EmailShare with:TweetOnce a dispute has been considered and resolved by the courts, it is a rare day that the same issue can be taken up again. This is covered under the legal concept of res judicata. Under res judicata, a final judgment rendered by a court of competent jurisdiction on the merits of that case is final and conclusive as to the rights of the parties to that dispute, and constitute an absolute bar to a later legal action involving the same claim, demand or cause of action as between those parties.
This is not to be confused with double jeopardy which is a different subject for a different guide.
However, res judicata stands for the idea that there should be certainty and finality in the courts. Parties unhappy with a result in court have the option of bringing an appeal, requiring the filing of a notice of appeal during a very short notice of appeal period. Also, appeals focus on legal errors during trial. Parties can also request a retrial under very limited grounds, rarely granted.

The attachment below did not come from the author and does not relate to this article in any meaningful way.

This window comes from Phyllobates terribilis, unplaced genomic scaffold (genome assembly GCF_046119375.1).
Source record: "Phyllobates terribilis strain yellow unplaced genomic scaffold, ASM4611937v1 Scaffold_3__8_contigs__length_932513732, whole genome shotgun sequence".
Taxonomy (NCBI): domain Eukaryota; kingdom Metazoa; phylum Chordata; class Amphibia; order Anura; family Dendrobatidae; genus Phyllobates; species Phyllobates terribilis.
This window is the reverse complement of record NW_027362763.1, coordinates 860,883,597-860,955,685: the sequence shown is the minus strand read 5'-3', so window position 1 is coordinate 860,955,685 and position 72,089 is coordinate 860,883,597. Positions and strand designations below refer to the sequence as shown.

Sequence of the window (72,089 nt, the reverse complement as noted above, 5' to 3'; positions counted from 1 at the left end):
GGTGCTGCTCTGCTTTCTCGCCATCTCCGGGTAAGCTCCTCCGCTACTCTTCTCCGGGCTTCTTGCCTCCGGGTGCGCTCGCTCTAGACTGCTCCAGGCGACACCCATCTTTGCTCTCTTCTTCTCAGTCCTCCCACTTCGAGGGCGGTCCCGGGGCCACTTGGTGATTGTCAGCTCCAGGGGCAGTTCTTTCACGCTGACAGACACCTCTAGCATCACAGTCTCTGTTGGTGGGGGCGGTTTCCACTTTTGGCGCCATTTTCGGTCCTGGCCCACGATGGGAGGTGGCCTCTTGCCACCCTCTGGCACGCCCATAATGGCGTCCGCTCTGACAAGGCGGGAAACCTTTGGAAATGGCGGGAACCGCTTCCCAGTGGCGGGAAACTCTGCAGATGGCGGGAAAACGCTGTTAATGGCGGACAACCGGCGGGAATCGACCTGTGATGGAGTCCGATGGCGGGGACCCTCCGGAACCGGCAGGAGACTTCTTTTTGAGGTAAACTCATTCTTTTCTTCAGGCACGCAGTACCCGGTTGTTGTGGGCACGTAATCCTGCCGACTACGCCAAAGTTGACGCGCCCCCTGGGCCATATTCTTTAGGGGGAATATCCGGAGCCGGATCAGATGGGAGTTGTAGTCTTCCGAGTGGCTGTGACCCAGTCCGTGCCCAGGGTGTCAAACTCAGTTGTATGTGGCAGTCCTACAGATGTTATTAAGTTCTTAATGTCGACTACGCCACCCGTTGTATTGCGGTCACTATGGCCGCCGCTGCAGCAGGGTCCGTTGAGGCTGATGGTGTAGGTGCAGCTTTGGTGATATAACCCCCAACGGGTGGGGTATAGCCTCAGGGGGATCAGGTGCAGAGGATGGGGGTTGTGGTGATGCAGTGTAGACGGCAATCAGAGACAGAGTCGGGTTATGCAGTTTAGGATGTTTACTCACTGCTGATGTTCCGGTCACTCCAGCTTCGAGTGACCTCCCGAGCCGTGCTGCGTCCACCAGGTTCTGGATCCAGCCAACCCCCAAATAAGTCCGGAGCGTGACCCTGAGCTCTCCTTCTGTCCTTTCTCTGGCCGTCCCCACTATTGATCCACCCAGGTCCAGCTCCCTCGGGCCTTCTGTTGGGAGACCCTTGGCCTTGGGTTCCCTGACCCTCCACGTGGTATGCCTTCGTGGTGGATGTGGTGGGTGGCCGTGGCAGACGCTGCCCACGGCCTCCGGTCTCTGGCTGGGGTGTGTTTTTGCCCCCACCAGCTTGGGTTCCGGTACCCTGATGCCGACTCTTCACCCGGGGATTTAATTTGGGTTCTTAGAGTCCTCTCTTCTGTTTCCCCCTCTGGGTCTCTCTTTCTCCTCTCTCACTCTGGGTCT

So, once an issue has been litigated and determined, the parties may not, under the doctrine of res judicata, ask the same court or another court to revisit the same issue.
This answer is offered for informational purposes only. It is not offered as, and does not constitute, legal advice. Laws vary widely from state to state. You should rely only on the advice given to you during a personal consultation by a local attorney who is thoroughly familiar with state laws and the area of practice in which your concern lies.